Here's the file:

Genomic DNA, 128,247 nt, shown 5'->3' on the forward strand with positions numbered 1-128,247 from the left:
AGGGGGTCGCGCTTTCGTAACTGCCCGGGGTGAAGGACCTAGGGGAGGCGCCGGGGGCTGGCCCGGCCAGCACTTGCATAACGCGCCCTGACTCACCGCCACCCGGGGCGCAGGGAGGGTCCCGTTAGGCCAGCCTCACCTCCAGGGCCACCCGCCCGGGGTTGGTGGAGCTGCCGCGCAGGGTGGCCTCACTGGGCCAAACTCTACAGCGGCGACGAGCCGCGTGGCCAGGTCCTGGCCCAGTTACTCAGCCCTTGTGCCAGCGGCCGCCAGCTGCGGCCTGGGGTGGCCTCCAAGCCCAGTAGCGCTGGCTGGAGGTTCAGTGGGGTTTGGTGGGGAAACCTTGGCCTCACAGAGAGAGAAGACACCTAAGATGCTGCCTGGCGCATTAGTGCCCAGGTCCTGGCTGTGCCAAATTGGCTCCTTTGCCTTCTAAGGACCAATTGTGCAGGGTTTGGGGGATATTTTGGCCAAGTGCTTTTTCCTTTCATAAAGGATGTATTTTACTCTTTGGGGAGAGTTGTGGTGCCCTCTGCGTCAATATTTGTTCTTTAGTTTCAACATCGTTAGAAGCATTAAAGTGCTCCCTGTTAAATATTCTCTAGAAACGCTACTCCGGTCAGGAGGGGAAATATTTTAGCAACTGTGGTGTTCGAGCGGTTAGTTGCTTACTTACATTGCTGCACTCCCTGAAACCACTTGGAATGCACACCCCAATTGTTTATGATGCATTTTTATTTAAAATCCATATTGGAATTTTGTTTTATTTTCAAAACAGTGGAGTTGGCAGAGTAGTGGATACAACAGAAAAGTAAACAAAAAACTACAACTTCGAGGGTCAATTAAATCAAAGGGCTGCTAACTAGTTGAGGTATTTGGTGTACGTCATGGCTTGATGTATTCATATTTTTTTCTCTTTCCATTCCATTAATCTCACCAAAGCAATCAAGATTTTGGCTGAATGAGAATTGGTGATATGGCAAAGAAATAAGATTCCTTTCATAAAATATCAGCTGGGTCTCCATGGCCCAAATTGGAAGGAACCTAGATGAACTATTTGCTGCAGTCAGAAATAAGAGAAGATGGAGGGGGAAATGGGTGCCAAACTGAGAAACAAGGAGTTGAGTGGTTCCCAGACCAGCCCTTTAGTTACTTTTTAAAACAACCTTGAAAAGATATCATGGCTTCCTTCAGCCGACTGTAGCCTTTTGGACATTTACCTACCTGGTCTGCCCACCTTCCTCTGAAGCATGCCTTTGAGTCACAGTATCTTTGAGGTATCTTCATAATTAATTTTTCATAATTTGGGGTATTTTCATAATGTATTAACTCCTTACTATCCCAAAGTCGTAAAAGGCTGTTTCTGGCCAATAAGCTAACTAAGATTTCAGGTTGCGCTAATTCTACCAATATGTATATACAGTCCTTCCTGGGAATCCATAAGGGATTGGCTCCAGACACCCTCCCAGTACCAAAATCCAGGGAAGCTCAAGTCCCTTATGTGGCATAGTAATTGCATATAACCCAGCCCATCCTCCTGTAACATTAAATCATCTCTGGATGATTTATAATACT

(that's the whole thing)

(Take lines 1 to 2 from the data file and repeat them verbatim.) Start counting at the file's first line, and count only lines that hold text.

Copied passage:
Genomic DNA, 128,247 nt, shown 5'->3' on the forward strand with positions numbered 1-128,247 from the left:
AGGGGGTCGCGCTTTCGTAACTGCCCGGGGTGAAGGACCTAGGGGAGGCGCCGGGGGCTGGCCCGGCCAGCACTTGCATAACGCGCCCTGACTCACCGCCACCCGGGGCGCAGGGAGGGTCCCGTTAGGCCAGCCTCACCTCCAGGGCCACCCGCCCGGGGTTGGTGGAGCTGCCGCGCAGGGTGGCCTCACTGGGCCAAACTCTACAGCGGCGACGAGCCGCGTGGCCAGGTCCTGGCCCAGTTACTCAGCCCTTGTGCCAGCGGCCGCCAGCTGCGGCCTGGGGTGGCCTCCAAGCCCAGTAGCGCTGGCTGGAGGTTCAGTGGGGTTTGGTGGGGAAACCTTGGCCTCACAGAGAGAGAAGACACCTAAGATGCTGCCTGGCGCATTAGTGCCCAGGTCCTGGCTGTGCCAAATTGGCTCCTTTGCCTTCTAAGGACCAATTGTGCAGGGTTTGGGGGATATTTTGGCCAAGTGCTTTTTCCTTTCATAAAGGATGTATTTTACTCTTTGGGGAGAGTTGTGGTGCCCTCTGCGTCAATATTTGTTCTTTAGTTTCAACATCGTTAGAAGCATTAAAGTGCTCCCTGTTAAATATTCTCTAGAAACGCTACTCCGGTCAGGAGGGGAAATATTTTAGCAACTGTGGTGTTCGAGCGGTTAGTTGCTTACTTACATTGCTGCACTCCCTGAAACCACTTGGAATGCACACCCCAATTGTTTATGATGCATTTTTATTTAAAATCCATATTGGAATTTTGTTTTATTTTCAAAACAGTGGAGTTGGCAGAGTAGTGGATACAACAGAAAAGTAAACAAAAAACTACAACTTCGAGGGTCAATTAAATCAAAGGGCTGCTAACTAGTTGAGGTATTTGGTGTACGTCATGGCTTGATGTATTCATATTTTTTTCTCTTTCCATTCCATTAATCTCACCAAAGCAATCAAGATTTTGGCTGAATGAGAATTGGTGATATGGCAAAGAAATAAGATTCCTTTCATAAAATATCAGCTGGGTCTCCATGGCCCAAATTGGAAGGAACCTAGATGAACTATTTGCTGCAGTCAGAAATAAGAGAAGATGGAGGGGGAAATGGGTGCCAAACTGAGAAACAAGGAGTTGAGTGGTTCCCAGACCAGCCCTTTAGTTACTTTTTAAAACAACCTTGAAAAGATATCATGGCTTCCTTCAGCCGACTGTAGCCTTTTGGACATTTACCTACCTGGTCTGCCCACCTTCCTCTGAAGCATGCCTTTGAGTCACAGTATCTTTGAGGTATCTTCATAATTAATTTTTCATAATTTGGGGTATTTTCATAATGTATTAACTCCTTACTATCCCAAAGTCGTAAAAGGCTGTTTCTGGCCAATAAGCTAACTAAGATTTCAGGTTGCGCTAATTCTACCAATATGTATATACAGTCCTTCCTGGGAATCCATAAGGGATTGGCTCCAGACACCCTCCCAGTACCAAAATCCAGGGAAGCTCAAGTCCCTTATGTGGCATAGTAATTGCATATAACCCAGCCCATCCTCCTGTAACATTAAATCATCTCTGGATGATTTATAATACT